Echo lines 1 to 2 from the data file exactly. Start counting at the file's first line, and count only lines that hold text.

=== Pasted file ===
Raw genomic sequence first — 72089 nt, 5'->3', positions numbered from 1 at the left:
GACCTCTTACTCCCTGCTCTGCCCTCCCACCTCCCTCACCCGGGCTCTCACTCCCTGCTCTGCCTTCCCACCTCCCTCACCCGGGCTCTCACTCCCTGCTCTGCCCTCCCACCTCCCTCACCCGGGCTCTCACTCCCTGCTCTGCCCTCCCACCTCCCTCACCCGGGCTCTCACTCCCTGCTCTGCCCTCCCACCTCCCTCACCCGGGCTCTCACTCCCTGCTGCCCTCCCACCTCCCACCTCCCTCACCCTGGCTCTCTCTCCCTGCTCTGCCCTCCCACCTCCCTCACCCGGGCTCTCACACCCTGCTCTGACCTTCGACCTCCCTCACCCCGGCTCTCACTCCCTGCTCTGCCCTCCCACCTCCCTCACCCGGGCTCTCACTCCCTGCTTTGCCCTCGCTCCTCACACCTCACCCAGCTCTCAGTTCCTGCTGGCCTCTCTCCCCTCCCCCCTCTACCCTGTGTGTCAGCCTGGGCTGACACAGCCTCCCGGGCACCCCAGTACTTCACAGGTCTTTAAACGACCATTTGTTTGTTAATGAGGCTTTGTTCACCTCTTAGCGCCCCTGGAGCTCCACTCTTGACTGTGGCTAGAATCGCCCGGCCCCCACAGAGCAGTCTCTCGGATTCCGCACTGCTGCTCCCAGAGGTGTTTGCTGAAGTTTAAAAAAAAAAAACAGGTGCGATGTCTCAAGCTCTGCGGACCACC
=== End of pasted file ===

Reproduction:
Raw genomic sequence first — 72089 nt, 5'->3', positions numbered from 1 at the left:
GACCTCTTACTCCCTGCTCTGCCCTCCCACCTCCCTCACCCGGGCTCTCACTCCCTGCTCTGCCTTCCCACCTCCCTCACCCGGGCTCTCACTCCCTGCTCTGCCCTCCCACCTCCCTCACCCGGGCTCTCACTCCCTGCTCTGCCCTCCCACCTCCCTCACCCGGGCTCTCACTCCCTGCTCTGCCCTCCCACCTCCCTCACCCGGGCTCTCACTCCCTGCTGCCCTCCCACCTCCCACCTCCCTCACCCTGGCTCTCTCTCCCTGCTCTGCCCTCCCACCTCCCTCACCCGGGCTCTCACACCCTGCTCTGACCTTCGACCTCCCTCACCCCGGCTCTCACTCCCTGCTCTGCCCTCCCACCTCCCTCACCCGGGCTCTCACTCCCTGCTTTGCCCTCGCTCCTCACACCTCACCCAGCTCTCAGTTCCTGCTGGCCTCTCTCCCCTCCCCCCTCTACCCTGTGTGTCAGCCTGGGCTGACACAGCCTCCCGGGCACCCCAGTACTTCACAGGTCTTTAAACGACCATTTGTTTGTTAATGAGGCTTTGTTCACCTCTTAGCGCCCCTGGAGCTCCACTCTTGACTGTGGCTAGAATCGCCCGGCCCCCACAGAGCAGTCTCTCGGATTCCGCACTGCTGCTCCCAGAGGTGTTTGCTGAAGTTTAAAAAAAAAAAACAGGTGCGATGTCTCAAGCTCTGCGGACCACC